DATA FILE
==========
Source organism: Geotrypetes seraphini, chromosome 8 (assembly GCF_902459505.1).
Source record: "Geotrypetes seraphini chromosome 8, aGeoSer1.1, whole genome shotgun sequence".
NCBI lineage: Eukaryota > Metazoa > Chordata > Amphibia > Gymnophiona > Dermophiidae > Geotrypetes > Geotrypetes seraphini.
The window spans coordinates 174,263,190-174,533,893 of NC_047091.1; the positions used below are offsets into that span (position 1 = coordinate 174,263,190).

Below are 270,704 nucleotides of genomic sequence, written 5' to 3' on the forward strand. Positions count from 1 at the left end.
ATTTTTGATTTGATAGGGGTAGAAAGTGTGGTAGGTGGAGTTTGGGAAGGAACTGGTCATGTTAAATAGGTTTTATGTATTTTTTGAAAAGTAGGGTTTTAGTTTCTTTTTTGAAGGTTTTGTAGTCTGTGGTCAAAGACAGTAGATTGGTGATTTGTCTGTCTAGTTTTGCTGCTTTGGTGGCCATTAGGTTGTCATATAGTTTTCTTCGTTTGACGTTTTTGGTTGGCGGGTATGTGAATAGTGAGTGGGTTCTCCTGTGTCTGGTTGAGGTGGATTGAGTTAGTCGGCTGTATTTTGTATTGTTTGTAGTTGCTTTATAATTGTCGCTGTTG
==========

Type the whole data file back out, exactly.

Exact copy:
Source organism: Geotrypetes seraphini, chromosome 8 (assembly GCF_902459505.1).
Source record: "Geotrypetes seraphini chromosome 8, aGeoSer1.1, whole genome shotgun sequence".
NCBI lineage: Eukaryota > Metazoa > Chordata > Amphibia > Gymnophiona > Dermophiidae > Geotrypetes > Geotrypetes seraphini.
The window spans coordinates 174,263,190-174,533,893 of NC_047091.1; the positions used below are offsets into that span (position 1 = coordinate 174,263,190).

Below are 270,704 nucleotides of genomic sequence, written 5' to 3' on the forward strand. Positions count from 1 at the left end.
ATTTTTGATTTGATAGGGGTAGAAAGTGTGGTAGGTGGAGTTTGGGAAGGAACTGGTCATGTTAAATAGGTTTTATGTATTTTTTGAAAAGTAGGGTTTTAGTTTCTTTTTTGAAGGTTTTGTAGTCTGTGGTCAAAGACAGTAGATTGGTGATTTGTCTGTCTAGTTTTGCTGCTTTGGTGGCCATTAGGTTGTCATATAGTTTTCTTCGTTTGACGTTTTTGGTTGGCGGGTATGTGAATAGTGAGTGGGTTCTCCTGTGTCTGGTTGAGGTGGATTGAGTTAGTCGGCTGTATTTTGTATTGTTTGTAGTTGCTTTATAATTGTCGCTGTTG